Review: The Word Ghost by Christine Paice

This is England 1973, and fifteen-year-old Rebecca Budde is in love with Dave. After one glorious summer, Rebecca is forced to move with her family to Brightley, a village with a puddle for a pond, and no excitement at all. If only Dave were there.

Very weird things are going on inside their new house, and even stranger things are happening in the village at night. Someone appears to be living in Rebecca’s wardrobe. Someone else is on the balcony, trying to get in. Things don’t make sense anymore as Algernon Keats steps from the shadows, his sister not far behind him. There’s no Dave, two ghosts, a pub, a dog and Alex March, a dark and brooding artist, living in the Manor House down the road, whose interest in Rebecca is both puzzling and thrilling.

This book has shocking reviews on Goodreads, but is one I had bought before I noticed that, so figured I shouldn’t waste my money by not reading it. I don’t think I wasted my money, but from memory, the price was more than I really think the book was worth.

I think I understand why people didn’t connect well with this book- it is SO British. Really British. I can see how that could be jarring for overseas audiences, particularly Americans, or those who don’t know random bits of British culture. I’m sure there were things that flew over my head!

To me, Rebecca read like a 70’s Georgia Nicholson, so I sort of felt at home with her from the beginning. For me, she was a really relatable character, as she’s bookish, sassy and a dreamer, having conversations with Jane Eyre in her head… definitely someone I can relate to! The teen romance parts with Dave were also totally relatable, I’m pretty sure everyone went there when we were younger… I know I did.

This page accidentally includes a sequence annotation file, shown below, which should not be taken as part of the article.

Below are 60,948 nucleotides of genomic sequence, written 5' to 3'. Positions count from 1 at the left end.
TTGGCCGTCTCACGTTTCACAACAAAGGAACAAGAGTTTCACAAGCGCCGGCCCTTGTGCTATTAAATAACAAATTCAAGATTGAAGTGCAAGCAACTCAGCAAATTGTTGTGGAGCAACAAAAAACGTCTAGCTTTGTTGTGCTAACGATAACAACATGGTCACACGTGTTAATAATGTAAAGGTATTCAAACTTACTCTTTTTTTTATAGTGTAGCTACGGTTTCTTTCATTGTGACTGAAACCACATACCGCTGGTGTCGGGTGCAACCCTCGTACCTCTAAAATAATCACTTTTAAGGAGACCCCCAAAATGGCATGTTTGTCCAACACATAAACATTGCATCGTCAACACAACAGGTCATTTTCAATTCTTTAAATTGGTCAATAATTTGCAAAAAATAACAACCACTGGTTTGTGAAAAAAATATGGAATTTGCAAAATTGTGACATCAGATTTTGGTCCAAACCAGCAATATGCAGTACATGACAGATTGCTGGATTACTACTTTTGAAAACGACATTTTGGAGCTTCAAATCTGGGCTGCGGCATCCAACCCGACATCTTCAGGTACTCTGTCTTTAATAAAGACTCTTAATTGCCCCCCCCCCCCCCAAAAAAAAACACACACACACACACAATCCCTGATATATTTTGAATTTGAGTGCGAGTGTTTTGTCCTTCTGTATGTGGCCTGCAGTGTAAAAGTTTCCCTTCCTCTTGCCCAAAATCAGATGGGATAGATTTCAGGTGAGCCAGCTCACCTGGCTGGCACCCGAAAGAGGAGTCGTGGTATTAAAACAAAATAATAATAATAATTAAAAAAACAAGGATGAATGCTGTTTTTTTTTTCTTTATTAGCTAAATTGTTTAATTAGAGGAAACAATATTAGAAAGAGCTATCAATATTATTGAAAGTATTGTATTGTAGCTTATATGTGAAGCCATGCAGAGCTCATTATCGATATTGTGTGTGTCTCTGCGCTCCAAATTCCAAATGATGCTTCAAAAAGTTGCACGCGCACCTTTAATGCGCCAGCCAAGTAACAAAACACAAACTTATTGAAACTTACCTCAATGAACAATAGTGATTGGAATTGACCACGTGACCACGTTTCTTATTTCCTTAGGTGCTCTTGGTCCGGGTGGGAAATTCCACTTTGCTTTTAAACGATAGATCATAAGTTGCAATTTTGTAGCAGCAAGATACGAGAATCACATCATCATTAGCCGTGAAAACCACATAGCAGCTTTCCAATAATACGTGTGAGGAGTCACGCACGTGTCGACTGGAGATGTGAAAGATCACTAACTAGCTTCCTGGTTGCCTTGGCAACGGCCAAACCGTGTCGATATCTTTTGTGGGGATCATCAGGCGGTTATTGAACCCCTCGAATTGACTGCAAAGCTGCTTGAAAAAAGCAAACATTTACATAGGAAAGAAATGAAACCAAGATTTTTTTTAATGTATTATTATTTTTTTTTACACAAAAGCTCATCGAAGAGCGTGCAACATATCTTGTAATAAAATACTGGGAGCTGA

I didn’t particularly like the way her character progressed though. She was so gullible and didn’t really change, even when she learned more about what was going on around her. I REALLY didn’t like her relationship with Alex. It truly made my skin crawl, as he’s meant to be nearly 40!

The ghostly aspect was far too underdone for me. It wasn’t really explained in any great detail why the ghosts were all in Brightley specifically. It wasn’t really explained why Algernon was so attracted to Rebecca, or what Augusta’s deal was. I did like Algernon quite a bit- in fact, I think he was the saving grace of this book. The book could have been done entirely without ghosts and it wouldn’t have really affected much, but I wish the whole thing had been pulled together better the way it is… perhaps without the Alex bits.

I loved the family interactions with the Buddes, especially those with Rebecca and her sisters. I loved all the Britishisms and the descriptions of all the foods- it made me get quite hungry! They’re such a sweet, Georgia Nicholson type family, who were totally real.

I think this book has definite issues, and I see why so many people didn’t relate to it, but I enjoyed it for what it was worth. It wasn’t particularly compelling, but I mostly enjoyed the few hours it took for me to read this book. Perhaps if you really like Byron and Keats, you’d enjoy it even more than me!

I think if Algernon had a bigger role, even equal to Rebecca, and there was less of the creepy stuff of the non ghostly variety, I would have rated this really highly. As it is, it’s about a 3 star read, which is better than the average rating on Goodreads but still disappointing.


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